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So here you ca find some really basic information about lighting. In the department we have 2 different families of lights, Tungsten and LED.













You'll find information on each, and the different elements associated with them. You will also find tutorials on how to use the different lighting desks we have in the studios.

Warning: You are only allowed to use the lighting systems in the studios after you have been trained by a member of staff. You should NEVER go up a ladder unless told to by a member of staff. 



Tungston Lights

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Tungson lights are the standard lighting systems used in theaters across the world. These lights use traditional bulbs with filaments (similar to normal house hold bulbs). They emit a warm amber glow to create the traditional warm wash that is regularly seen in theater shows. ​To get different colours and effects using tungston lights you need to use "Gels" and "Gobos" (see "GLOSSARY OF THEATRE LIGHTING AND TECHNICAL STAGE TERMS" word document below). We use tungston lights in House 14 and Perform 1


  The Fresnel has an adjustable cone of light has a soft edge, easily blended with adjacent beams to provide even illumination. The beam can be shaped using a set of barn doors.

 The PC stands for ‘plano-convex’ which describes the lens used in this type of luminaire. This type of lens has a smooth surface and outward curve and is used when the beam of light must have a hard or well defined edge. (used for tungston and LED lights)

Par Can

Basically, they are Beam lights of the simplest type for the stage, made up of a Par lamp inside a ‘shell’ which can be  panned from side to side, and tilted up and down, to control the direction of the light. You can also adjust the plane of the ceramic. There are no other adjustments which means there is no way to focus the light to control the beam size – the spread of the beam and the subsequent area that it will cover will depend on the distance between the Par and what is being lit (used for tungston and LED lights)


The fixture that changed the lighting industry. Source Four combines the energy-saving power of the patented HPL lamp, with a dichroic reflector and optical-quality lenses, for the coolest beam on the market. That means your gels, patterns and shutters last longer and your performance space stays cooler.

The Source Four is perfect for punching through saturated colours and performing the longest throws. (used for tungston and LED lights)


The flood does exactly what it says, it is used to flood a space with light. It is normally used on a CYC to create colour washes. It can also be used to light auditoriums for front of house light. If you have four Floods together as one unit this is known as a flood batton. (used for tungston and LED lights)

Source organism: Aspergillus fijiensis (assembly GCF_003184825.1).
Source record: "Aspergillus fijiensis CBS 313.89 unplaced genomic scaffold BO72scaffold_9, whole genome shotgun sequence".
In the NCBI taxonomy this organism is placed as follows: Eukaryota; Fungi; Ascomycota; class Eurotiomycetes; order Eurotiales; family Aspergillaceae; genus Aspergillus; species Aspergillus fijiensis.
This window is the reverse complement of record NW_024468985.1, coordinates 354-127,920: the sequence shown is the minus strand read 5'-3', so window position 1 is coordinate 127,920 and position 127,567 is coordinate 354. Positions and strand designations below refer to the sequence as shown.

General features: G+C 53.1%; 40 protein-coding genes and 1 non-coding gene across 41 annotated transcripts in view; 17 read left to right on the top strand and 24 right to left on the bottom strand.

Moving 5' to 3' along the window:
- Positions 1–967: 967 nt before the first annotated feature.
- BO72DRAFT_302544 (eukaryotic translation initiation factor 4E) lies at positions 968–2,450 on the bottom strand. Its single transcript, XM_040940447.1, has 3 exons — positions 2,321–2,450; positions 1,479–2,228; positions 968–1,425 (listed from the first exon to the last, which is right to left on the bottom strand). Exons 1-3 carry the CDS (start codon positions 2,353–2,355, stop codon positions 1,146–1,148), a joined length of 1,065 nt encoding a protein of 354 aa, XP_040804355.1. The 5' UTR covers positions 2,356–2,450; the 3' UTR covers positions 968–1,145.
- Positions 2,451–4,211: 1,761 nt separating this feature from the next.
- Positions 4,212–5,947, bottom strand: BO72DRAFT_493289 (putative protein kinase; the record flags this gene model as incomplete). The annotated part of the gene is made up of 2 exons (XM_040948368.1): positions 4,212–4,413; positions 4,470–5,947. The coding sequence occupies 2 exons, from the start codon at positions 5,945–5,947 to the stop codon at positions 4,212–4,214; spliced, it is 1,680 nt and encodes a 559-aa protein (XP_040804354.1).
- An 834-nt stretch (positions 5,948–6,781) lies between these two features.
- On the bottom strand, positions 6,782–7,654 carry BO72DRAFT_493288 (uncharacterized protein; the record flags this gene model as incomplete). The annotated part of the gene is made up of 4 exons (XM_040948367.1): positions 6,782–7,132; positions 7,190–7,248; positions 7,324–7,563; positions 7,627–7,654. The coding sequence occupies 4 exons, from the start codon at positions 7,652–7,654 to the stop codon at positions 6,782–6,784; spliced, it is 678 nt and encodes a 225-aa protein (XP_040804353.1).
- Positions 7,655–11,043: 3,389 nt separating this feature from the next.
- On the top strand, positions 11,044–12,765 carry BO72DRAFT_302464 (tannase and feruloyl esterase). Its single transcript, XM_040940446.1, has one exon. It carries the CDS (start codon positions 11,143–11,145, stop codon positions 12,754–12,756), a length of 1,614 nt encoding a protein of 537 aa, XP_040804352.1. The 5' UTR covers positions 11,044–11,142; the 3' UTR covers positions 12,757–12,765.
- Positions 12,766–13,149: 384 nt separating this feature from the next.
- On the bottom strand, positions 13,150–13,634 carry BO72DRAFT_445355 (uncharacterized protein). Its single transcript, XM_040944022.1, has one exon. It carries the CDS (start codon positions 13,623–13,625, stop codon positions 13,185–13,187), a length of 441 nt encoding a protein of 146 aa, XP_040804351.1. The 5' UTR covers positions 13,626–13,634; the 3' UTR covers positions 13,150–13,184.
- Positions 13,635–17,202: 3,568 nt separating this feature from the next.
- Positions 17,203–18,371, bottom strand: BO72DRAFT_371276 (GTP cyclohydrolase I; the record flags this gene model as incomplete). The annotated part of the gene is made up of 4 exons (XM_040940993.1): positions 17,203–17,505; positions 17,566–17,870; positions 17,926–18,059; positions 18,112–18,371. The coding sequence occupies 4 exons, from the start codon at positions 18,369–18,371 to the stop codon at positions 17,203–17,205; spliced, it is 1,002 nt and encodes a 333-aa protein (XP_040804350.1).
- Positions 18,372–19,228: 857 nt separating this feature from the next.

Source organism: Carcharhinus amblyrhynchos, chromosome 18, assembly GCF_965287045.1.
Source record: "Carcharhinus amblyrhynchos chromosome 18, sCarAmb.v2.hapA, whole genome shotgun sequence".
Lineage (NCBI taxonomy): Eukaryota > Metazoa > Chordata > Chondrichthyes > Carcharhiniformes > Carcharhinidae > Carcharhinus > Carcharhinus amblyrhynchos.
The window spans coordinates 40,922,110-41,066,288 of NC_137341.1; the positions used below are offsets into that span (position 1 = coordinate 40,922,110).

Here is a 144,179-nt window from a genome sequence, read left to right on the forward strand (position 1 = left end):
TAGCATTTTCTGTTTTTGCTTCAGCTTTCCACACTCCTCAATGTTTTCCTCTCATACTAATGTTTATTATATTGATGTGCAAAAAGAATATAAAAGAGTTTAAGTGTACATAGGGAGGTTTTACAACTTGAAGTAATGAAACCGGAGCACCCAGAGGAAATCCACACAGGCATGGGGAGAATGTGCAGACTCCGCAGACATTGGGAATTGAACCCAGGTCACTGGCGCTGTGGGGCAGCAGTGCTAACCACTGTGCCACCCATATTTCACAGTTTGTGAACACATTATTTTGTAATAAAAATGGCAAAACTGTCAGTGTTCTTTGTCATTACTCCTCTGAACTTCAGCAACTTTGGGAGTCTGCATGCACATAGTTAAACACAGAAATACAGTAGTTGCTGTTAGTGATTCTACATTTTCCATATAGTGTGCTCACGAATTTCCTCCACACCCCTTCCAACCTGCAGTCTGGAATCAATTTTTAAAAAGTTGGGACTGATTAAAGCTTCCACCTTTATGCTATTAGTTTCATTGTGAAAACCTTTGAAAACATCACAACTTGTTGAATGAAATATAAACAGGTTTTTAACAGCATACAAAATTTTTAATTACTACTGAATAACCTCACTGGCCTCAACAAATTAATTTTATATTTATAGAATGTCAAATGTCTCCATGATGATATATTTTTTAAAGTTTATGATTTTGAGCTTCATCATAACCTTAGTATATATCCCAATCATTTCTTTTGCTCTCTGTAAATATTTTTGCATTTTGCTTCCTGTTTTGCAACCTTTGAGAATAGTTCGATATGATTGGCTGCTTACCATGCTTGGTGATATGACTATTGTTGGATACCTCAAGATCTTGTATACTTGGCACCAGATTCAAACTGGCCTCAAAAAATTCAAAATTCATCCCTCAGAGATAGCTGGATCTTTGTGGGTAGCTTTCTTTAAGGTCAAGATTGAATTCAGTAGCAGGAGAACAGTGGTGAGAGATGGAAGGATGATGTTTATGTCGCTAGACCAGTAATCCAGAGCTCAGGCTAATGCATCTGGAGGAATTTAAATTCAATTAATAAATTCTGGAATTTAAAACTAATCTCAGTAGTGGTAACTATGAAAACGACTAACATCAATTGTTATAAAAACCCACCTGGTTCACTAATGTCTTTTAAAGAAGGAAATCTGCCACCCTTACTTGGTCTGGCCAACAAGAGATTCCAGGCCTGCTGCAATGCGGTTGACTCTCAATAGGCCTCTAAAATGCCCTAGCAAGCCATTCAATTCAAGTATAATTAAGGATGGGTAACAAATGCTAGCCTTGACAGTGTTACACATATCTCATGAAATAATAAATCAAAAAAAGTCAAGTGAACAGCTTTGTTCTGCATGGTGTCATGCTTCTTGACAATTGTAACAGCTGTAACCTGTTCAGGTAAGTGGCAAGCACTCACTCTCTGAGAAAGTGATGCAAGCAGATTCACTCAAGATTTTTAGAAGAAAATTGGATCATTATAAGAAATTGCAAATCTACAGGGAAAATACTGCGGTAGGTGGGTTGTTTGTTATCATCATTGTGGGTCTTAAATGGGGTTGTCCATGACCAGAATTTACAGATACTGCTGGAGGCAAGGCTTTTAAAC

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DMX Cable

A thick data cable which carries up to five channels of information to separate lights. This is the cable that communicates between the lighting desk and the lights (used for tungston and LED lights)


Tough Rubber Sheath, 15A round pin extension cable, this cable is the industry standard cabling and is widely used in this form as 15amp cable. The cable is more commonly known as ‘LX Cable’ (used for tungston lights only)


Is simply a two way adaptor that allows you to plug two lanterns into one socket.

(used for tungston lights only)

LED Lights

LED lights are the the future for lighting. With the capability to change colour position and effect on command from the lighting desk, they create an opportunity to be be endlessly creative. LED lights use many small bulbs but very little electricity so don't get very hot unlike tungston lights. We use LED lights in Beckett 1,2 and 3.

Lighting Desks

ETC Smartfade ml: House 14 and Perform 1 Lighting desk

Zero 88 FLX: Beckett 1 lighting desk

You will only be able to use the non LED part of this tutorial.

For the rest of the video series please go to the zero 88 channel by clicking the YouTube symbol while the video is playing.

This video is owned by "Zero 88"

This video is owned by "Tim Dunbar"

Additional Stuff

Here is a glossary of all the useful lighting terms you may need. If you require anymore help or information please contact Adam Sas or Laura Tolson. Contacts can be found on the contacts page.

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